We await your answers Ken. We're sure they'll be enlightening, or at least cringe-worthy.

  40. Comment by Anonymous, 06 Mar, 2012

    I knew Ken would find an obscure reference somewhere in the almanac! ‘Silly Beliefs’ response was excellent, clearly rebutting each of Ken’s ‘points’... from a debating point of view however, it was not difficult.

    Where are you Ken? What’s your response? Time for first affirmative to sum up!

  41. Comment by Ken Ring, 08 Mar, 2012

    No, I’m here alright. But no point speaking to someone called Anonymous, strawman for Silly Beliefs. It’d be like talking to a big hole. Real people please.

    "perhaps you can explain why we should be denied our voice, but not you?"
    Oh well, I’ll try, but the problem is that bullies never do understand that they are the ones that start fights. Then they get surprised when the attacked retaliate. Bullies assume the ethical right to order their victims what to do, believe or what not to do and believe. They think the world is against them and the undefended are fair game and deserve to be attacked because they, the bullies, are smarter. They hide behind anonymous names and like a dog with a bone that they can’t release (here) they produce multi-webblogs dedicated to the ruination of someone whose business they take some atheistic dislike to, because they want it to be about astrology (which it is not) so they can vent their anti-astrological spleens. You ask for the difference. That’s it. I do not have a blog dedicated to criticising Silly Beliefs existence. The world knows who the bullies are, just by their actions. SB has a blog dedicated to critically discussing my business, from every angle you can find. You epitome intolerance. You incite hatred. That’s why, in the name of decency, democracy and discrimination you should be curbed, but being a free society the market will sort that, because the public are not all SB groupies. There is nothing wrong with opinions, and everything wrong with enforcing your own (in SB case you only exist to attack others) under the pretence of being moral intellectual watchdogs. What do you contribute to society? What pride of accomplishment will you carry to your graves? That you criticised well and spread lots of good hate? But I suppose SB has nothing better to do than create dissent under their Anonymous aliases. Meanwhile, just ask yourselves one question. Why would it be that the biggest TV network employs me and has done for the past 5 years, as longrange weather consultant, and only this morning on air at prime breakfast time, the host on the biggest radio network in the biggest city called my contributions the most accurate of all their weather forecasting people?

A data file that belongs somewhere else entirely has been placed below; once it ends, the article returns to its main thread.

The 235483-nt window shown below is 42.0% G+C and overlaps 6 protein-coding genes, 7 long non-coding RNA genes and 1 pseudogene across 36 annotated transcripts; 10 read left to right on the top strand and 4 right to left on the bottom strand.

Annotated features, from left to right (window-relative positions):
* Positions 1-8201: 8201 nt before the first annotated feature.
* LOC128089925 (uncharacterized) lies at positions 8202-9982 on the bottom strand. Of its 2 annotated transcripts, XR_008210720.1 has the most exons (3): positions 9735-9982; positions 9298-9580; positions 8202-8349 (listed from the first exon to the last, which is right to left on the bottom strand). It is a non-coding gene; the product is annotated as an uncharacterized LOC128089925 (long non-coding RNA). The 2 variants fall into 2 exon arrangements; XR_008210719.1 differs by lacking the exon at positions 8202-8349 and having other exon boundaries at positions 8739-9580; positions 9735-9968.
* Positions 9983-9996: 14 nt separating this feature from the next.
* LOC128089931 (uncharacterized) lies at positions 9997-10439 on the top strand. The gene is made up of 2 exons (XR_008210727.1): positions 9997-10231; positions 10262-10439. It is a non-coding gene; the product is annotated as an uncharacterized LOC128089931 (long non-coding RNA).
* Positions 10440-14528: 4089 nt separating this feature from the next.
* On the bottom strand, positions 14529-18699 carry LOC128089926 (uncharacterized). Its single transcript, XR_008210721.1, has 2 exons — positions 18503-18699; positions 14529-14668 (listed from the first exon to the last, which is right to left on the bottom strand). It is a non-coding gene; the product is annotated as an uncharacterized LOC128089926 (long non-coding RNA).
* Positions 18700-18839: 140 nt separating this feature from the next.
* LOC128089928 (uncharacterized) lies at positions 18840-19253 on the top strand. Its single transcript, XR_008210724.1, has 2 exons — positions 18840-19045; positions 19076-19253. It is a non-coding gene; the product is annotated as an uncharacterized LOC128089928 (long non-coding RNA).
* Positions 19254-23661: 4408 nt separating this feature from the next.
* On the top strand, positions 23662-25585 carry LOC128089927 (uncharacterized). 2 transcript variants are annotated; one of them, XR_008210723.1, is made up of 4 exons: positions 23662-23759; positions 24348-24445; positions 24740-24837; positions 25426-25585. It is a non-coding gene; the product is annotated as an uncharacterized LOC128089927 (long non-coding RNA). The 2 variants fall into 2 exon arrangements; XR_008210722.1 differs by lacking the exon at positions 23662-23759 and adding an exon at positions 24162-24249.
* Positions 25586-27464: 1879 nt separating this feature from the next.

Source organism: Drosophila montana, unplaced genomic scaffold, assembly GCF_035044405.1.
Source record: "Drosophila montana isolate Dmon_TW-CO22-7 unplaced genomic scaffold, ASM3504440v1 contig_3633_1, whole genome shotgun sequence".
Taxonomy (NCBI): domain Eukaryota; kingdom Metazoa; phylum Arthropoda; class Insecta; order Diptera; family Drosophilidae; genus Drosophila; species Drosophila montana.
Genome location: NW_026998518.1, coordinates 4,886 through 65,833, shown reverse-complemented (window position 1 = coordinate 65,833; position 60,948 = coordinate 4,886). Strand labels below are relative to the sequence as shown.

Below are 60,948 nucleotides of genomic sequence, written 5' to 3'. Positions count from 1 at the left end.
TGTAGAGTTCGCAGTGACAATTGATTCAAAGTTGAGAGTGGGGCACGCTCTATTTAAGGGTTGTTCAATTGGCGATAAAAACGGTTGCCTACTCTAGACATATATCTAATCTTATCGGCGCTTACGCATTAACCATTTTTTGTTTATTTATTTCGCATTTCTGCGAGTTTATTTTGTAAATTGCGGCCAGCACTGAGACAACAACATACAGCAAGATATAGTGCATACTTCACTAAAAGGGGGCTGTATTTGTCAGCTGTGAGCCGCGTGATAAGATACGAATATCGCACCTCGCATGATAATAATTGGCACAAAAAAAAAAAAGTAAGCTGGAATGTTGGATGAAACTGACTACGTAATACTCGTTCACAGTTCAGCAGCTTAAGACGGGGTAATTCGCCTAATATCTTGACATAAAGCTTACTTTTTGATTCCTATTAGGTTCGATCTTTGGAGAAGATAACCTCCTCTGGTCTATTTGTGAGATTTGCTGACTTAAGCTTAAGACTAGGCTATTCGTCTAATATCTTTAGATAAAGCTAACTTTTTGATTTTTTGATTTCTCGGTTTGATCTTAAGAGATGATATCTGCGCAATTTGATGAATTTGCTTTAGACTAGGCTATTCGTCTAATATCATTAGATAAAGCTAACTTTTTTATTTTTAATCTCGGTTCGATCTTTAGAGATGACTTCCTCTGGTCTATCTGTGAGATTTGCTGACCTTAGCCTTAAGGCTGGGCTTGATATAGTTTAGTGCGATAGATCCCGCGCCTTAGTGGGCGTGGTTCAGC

42. Comment by the 'Silly Beliefs' Team, 09 Mar, 2012

    'no point speaking to someone called Anonymous... It'd be like talking to a big hole. Real people please.'